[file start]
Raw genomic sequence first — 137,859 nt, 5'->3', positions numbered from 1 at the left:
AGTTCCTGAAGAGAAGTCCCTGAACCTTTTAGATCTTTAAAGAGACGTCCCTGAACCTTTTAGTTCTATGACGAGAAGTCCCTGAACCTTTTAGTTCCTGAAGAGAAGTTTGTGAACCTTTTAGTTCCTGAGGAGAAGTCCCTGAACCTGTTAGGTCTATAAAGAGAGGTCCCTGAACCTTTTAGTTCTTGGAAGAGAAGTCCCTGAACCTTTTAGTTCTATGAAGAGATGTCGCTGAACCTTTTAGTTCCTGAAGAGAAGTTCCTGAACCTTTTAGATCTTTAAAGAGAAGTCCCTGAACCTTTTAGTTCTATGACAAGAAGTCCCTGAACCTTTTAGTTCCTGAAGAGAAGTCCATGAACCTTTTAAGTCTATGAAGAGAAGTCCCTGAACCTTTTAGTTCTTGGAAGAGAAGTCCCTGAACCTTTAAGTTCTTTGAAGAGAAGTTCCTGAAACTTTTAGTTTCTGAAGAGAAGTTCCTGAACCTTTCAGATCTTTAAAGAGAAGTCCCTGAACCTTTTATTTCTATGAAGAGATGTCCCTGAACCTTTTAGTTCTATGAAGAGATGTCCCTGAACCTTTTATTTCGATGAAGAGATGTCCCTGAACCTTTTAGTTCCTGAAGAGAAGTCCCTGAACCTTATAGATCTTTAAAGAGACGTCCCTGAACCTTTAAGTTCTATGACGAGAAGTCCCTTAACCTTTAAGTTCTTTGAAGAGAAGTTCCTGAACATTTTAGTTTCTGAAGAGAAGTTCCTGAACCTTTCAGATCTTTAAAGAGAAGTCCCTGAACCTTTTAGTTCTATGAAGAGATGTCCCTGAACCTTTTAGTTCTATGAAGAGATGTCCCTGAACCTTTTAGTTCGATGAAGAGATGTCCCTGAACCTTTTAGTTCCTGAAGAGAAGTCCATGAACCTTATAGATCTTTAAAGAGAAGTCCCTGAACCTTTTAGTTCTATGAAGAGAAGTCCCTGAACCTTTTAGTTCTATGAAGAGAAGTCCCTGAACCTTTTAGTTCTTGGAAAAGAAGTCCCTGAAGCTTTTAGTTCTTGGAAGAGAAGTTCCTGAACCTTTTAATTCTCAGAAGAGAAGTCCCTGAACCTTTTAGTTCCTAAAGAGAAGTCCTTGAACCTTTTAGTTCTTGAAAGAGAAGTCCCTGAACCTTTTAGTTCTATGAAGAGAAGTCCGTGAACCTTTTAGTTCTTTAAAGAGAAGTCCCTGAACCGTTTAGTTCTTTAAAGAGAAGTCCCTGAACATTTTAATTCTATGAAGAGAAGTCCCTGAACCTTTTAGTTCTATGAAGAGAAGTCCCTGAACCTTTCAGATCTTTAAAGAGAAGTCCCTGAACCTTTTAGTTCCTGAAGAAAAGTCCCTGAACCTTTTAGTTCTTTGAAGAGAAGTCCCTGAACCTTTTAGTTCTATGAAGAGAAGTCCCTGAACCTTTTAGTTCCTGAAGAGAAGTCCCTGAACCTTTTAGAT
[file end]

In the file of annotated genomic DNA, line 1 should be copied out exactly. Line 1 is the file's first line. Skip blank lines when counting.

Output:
Raw genomic sequence first — 137,859 nt, 5'->3', positions numbered from 1 at the left: